Happiest Days of Your Life (1967)
Venue : Woodrush High School
Date : July 1967
Genre : Farce
John E. Clarke
The Reverend Peck
Romping Farce to end Season
The admission for this production was 3/6 for adults and 2/- for children.
Wythall Dramatic Society is ending the season on an amusing not with a spirited production of “The Happiest Days of Your Life.”
The farce romps along at a fine pace, picking up quickly after a slow start. Good timing produces some hilarious moments.
Estelle Shutkever adds sparkle and polish to her performance as Miss Whitchurch, Sybil Parr comes over very well as the hearty games mistress.
Ted Pedvin produces the play which ends tonight at Woodrush County Secondary School.
P.L., Local Paper September 1967
This orgy of over-acting knocked ‘em in the aisles
"The Happiest Days of Your Life" by Wythall Dramatic Society was an orgy of over-acting… it was corny… It went on… so long… that I nearly' split my sides laughing!
I've seen a few farces by an amateur company, but this was new. They took the ridiculous to the utterly, absurd - and made a worthy job of it. Corny? Yes, but why not? Our legendary "Batman" has proved what can be made out of corn!
The setting for this farce "supremo" was a B.B.C. "Whacko" type public school for boys called Hillary Hall.
It is just after the fast war and the school has returned to its proper buildings after six years in evacuation.
All is well on the first day of term until the portly head of school "Pond" (John Clarke) receives a telegram from the Ministry that a second school, bombed out, in the war, is to share Hillary Hall for the term.
Through the medium of dramatic irony the audience is kept in fits of laughter until the inevitable discovery that the mysterious "Saint Swithin's" is, a girls' public school!
From here the play shoots off into a variety of sub-plots. We see Estelle Shutkever, as the original 'battle-axe,’ playing the indomitable principal of Saint Swithin's; we see, a hearty "Miss Potter" style mistress called, not inappropriately "Miss Gossage" (Sybil Parr) trying to lure a meek master called "Billings" (Jack Parramore) into wedlock; we see -or rather hear - a pitched battle in the dining: room between the girls and the boys; and also the hilarious efforts of a clottish young master, Dick Tassell (Gerry Solomon) to woo Joyce Harper, a pretty young school mistress.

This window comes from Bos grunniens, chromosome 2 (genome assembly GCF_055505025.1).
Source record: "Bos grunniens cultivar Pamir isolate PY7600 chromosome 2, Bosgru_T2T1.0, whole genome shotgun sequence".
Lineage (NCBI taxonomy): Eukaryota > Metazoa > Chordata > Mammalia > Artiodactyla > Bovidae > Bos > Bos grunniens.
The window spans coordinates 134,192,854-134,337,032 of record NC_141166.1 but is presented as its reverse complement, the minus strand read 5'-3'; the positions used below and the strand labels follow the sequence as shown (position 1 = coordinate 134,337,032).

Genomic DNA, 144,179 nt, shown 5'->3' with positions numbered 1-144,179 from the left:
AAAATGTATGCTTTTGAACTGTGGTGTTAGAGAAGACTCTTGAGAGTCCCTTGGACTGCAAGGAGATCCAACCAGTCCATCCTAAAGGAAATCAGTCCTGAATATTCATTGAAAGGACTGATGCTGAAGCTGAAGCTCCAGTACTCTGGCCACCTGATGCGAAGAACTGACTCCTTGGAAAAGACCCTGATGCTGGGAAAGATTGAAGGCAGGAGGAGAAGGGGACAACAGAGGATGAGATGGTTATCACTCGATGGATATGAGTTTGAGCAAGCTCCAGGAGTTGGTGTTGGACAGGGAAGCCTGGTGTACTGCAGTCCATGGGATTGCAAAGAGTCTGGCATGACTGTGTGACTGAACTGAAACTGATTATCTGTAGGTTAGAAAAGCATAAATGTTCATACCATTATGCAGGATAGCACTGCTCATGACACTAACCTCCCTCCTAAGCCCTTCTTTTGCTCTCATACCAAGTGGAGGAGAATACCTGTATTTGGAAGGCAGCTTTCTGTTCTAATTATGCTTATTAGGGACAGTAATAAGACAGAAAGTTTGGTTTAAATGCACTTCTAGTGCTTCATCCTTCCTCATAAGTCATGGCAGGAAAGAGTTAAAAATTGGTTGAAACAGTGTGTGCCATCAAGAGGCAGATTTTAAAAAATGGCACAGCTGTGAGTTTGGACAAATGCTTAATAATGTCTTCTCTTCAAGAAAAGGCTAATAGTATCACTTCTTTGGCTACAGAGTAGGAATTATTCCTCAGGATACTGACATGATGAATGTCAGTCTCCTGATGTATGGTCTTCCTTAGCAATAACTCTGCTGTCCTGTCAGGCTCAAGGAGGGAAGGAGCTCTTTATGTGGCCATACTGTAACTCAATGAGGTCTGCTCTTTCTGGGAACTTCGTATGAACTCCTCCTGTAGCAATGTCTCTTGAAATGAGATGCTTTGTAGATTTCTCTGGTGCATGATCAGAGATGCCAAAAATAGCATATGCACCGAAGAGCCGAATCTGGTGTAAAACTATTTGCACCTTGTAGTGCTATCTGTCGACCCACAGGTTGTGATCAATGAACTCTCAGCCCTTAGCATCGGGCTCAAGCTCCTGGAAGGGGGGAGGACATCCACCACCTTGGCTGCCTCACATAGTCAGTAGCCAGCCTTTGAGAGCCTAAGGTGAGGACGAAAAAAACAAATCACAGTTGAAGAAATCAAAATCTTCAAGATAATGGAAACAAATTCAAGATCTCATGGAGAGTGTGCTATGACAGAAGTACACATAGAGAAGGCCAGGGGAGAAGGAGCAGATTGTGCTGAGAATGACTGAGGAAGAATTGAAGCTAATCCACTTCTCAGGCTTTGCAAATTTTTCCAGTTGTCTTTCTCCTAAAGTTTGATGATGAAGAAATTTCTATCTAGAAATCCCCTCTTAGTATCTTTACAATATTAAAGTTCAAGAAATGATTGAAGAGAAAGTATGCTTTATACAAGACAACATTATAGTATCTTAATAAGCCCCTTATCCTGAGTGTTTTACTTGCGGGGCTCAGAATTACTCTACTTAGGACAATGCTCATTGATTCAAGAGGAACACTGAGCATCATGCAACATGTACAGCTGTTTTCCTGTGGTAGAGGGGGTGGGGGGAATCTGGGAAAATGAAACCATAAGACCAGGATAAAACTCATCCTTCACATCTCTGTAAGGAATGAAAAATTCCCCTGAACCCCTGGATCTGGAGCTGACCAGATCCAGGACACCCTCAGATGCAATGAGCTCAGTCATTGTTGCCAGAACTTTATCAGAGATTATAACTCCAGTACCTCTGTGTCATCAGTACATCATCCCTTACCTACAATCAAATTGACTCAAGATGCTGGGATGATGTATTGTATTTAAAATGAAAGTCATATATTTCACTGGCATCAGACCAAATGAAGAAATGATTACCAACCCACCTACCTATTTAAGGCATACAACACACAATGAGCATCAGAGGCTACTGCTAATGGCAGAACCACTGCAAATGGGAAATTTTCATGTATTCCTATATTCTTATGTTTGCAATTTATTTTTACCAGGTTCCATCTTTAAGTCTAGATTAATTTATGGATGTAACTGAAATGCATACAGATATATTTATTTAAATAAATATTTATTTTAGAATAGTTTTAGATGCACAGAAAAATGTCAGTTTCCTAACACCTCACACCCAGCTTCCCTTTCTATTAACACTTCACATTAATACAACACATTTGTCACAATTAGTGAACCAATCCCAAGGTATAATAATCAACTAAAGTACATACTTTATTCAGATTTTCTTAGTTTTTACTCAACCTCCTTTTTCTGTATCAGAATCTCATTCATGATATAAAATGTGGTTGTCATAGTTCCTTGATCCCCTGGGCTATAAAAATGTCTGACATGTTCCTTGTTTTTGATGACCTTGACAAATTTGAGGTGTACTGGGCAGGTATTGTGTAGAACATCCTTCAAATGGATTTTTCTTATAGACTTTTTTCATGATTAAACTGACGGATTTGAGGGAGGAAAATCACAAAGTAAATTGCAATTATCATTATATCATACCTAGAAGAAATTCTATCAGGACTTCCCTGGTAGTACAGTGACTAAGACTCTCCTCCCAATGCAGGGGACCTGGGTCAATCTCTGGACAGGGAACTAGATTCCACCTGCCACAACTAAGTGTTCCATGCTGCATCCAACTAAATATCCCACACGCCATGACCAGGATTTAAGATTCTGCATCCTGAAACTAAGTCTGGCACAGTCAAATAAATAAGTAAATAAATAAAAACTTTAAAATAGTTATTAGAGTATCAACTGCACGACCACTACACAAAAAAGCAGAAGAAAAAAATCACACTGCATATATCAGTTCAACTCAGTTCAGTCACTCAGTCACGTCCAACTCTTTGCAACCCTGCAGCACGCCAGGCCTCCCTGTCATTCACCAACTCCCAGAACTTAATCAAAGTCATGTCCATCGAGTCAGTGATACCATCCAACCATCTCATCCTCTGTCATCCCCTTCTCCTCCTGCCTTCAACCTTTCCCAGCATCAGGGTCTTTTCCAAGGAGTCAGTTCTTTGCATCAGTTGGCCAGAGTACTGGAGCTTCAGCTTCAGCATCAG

The main plot, however, revolves around the unexpected visit to Hilliary Hall of four parents. One couple are the doting mummy and, daddy of a frail girl aged 12, who they insist, must - have a delicate and feminine education.
The other couple are the rumbustious parents of a foppish son who want their, lad to be educated in a masculine environment.
The humour is in the frantic efforts of the staff to keep the grizzly facts of co-education from the two couples – both of whom we assume would be horrified to know their child was being educated in company with the opposite sex.
The plot lends itself excellently to the abundance of farcical situations which can be creamed off it.
Of the cast, two players out-shine the others, and for my money were chiefly responsible for the success of the production.
Sybil Parr, playing the hearty mistress "Miss Gossage," was one of them. She was the epitome of the "rally, girls, hockey" mistress with her "Up Roedean" performance.
In an effort to impress "Billings" her rather inadequate and extremely reluctant "beau" – she demonstrates her prowess as a batsman, and nearly knocks his head off!
The other star in this performance was Estelle Shutkever, who plays the bullying principal of St. Swithin's, Miss Whitchurch.
Miss Whitchurch is one of the last bastions of British authority always found, strangely enough, in girls' rather than boys' schools. AIways the master of the situation she can, with the use of a bellowed monosyllable, petrify the weaker male sex. Estelle Shutkever who is, incidentally, a former professional actress, put her best into the part.
The rest of the cast, without exception, gave creditable performance and must be well pleased with their efforts.
Although the men were perhaps rather overshadowed, I will say that John Clarke who played headmaster "Pond" was polished, and so was Stanley Girling who played Edgar Sowter the bombastic father of the milksop pupil.
"The Happiest Life," is a. well-known farce by John Dighton, and a successful film has been made. The Wythall Society's production was produced by Ted and held in the school theatre at Woodrush County Secondary School. It was the society's 22nd production to date, and must rank of their best to date.
D.L., Local Newspaper 1967